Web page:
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How seriously do we need to take the laws of physics?

Posted By Robert Bell, Thursday, May 17, 2012

In the Seventies, there were major fears that the world was running out of stuff.   Food, metals, energy resources, you name it.  A 1972 book called The Limits to Growth portrayed a future in which population growth, industrialization, pollution, food production and resource depletion ended in tears unless we learned to curb our appetite for growth.   

In 2001, a Danish statistician and environmentalist named Bjørn Lomborg published The Skeptical Environmentalist.  He made a startlingly different case, based on numbers.  If we are running out of everything, he wrote, then why are the costs of almost everything going down?  The laws of supply and demand say that the scarcer a commodity, the higher a price it will fetch.  But in case after case he presented, the opposite had happened.   

Innovation explains the difference.  We have become much better at finding and extracting raw materials, and at making more efficient use of them.  The global supply of useful stuff keeps expanding because our ability to get at it continues to grow.  

Of course, there are limits, whether to the supply of oil and gas or to the Earth’s ability to absorb greenhouse gases.  There are always limits – but we don’t seem to be very good at forecasting them.   

Which brings me to the laws of physics.  Currently, the number one discussion on WTA’s LinkedIn Group is about bandwidth.  It started when we posted news of Newtec announcing a new speed record by helping Yahsat deliver 310 Mbps over a 36 MHz transponder.  Group members weighed in with questions and answers about the achievement, and a NovelSat executive described delivering 365 Mbps over a 72 Mhz transponder for SES, which helped the company win our Teleport Technology of the Year Award in March.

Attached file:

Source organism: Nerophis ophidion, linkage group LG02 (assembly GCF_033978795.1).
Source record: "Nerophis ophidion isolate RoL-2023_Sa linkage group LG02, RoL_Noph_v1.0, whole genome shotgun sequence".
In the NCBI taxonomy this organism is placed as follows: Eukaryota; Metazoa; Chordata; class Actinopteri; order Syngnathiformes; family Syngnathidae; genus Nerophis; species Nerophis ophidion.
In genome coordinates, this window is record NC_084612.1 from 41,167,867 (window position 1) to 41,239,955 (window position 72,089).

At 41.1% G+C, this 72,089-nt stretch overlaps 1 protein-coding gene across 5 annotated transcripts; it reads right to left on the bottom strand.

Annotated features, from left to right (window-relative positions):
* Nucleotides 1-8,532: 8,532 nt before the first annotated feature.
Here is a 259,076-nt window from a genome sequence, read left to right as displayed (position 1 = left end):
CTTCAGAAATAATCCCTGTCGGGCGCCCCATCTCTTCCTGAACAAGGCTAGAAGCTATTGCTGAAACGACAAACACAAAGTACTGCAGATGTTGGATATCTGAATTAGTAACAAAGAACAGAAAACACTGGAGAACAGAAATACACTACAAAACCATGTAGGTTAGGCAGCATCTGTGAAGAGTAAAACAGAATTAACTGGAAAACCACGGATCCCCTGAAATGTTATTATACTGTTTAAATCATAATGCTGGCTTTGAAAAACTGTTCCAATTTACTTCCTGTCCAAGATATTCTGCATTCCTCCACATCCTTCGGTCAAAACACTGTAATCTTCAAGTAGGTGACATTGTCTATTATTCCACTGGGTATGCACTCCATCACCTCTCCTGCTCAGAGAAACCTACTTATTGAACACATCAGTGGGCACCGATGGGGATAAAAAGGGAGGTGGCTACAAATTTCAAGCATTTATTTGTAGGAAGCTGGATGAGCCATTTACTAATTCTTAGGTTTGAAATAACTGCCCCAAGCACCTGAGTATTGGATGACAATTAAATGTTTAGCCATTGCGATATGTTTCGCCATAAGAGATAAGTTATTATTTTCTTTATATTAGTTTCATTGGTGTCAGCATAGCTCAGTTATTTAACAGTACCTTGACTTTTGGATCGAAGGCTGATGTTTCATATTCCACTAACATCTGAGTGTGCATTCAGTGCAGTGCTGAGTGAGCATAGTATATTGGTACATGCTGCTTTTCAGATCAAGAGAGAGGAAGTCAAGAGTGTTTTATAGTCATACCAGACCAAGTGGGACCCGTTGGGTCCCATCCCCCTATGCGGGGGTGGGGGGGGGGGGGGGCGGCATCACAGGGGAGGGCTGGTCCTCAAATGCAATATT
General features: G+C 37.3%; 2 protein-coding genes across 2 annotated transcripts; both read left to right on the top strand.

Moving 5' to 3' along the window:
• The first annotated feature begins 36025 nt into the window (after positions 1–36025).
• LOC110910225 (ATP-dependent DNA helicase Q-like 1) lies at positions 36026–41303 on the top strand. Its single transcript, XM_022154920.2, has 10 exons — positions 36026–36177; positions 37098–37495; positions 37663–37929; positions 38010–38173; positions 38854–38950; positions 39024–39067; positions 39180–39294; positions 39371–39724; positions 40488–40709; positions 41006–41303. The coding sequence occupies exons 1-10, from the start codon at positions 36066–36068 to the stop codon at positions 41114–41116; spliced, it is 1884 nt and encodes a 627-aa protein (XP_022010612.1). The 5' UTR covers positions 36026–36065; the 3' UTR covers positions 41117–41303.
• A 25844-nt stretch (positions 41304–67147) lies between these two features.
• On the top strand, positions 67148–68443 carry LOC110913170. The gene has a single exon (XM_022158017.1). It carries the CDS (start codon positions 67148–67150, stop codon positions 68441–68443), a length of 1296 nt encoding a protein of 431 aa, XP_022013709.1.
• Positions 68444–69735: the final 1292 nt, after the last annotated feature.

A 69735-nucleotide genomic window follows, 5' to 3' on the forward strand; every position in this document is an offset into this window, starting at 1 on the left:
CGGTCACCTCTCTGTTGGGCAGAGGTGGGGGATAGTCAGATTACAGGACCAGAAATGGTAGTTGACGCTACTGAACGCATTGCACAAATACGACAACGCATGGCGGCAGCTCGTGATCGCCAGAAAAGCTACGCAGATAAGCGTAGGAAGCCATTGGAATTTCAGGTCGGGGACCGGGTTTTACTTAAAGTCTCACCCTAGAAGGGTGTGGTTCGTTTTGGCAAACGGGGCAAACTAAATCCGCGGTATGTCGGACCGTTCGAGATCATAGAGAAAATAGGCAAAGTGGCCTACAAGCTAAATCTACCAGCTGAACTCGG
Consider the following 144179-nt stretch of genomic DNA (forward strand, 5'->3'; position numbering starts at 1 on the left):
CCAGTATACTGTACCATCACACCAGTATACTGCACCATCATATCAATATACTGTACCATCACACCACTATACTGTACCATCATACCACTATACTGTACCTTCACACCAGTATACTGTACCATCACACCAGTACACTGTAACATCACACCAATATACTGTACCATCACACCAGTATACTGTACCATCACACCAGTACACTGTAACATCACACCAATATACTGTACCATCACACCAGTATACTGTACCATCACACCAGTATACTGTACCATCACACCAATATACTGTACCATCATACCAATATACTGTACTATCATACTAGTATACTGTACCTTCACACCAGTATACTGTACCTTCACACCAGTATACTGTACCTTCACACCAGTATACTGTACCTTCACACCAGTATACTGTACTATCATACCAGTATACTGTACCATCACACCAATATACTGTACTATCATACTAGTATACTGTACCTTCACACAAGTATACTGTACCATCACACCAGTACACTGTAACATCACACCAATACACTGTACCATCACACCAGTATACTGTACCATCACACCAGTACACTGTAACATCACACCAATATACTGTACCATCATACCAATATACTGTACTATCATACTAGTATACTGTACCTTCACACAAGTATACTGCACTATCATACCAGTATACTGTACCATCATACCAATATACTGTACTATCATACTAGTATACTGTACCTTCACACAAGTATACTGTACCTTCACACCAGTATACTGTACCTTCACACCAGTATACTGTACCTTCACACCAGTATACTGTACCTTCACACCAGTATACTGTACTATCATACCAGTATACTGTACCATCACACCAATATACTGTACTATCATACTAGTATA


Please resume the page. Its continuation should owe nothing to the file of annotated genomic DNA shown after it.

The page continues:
This is important work.  Satellite technology can provide high bandwidth capacity to places that no other technology can reach as cost effectively.  It can deliver one-to-many better than anything else.  But the total bandwidth available remains bound by the laws of physics.  Every advance that lets us send more bits per hertz – from frequency re-use to adaptive coding – is of great significance.   

This discussion, however, raised an interesting question in my mind.  Practically speaking, just how seriously do we need to take those laws of physics?  We know there are limits.  Claude Shannon of Bell Labs defined the theoretical maximum information transfer rate of a communications channel, for a particular noise level, and it became known as the Shannon Limit.  His son was a childhood friend of mine and I remember Dr. Shannon as a quiet, courteous gentlemen quite absorbed in his own remarkable thinking process.  I am no more equipped to dispute his Limit now than I was at the age of ten. But I wonder.  In the manufacture of silicon chips, we read every few years that we are coming up against a theoretical limit which will prevent us from squeezing any more transistors or wiring onto that tiny square of high-quality sand.  And every few years, regular as clockwork, we find that the forecast date for reaching that theoretical limit has been pushed a few more years into the future.   

I suspect that, in the back rooms of the technology companies in our membership, there are wild-eyed visionaries conceiving the next impossible bandwidth breakthrough and making it work.  Which means that there are a lot more interesting discussions waiting to happen. 

Tags:  bandwidth  compression  frequency  physics  spectrum 

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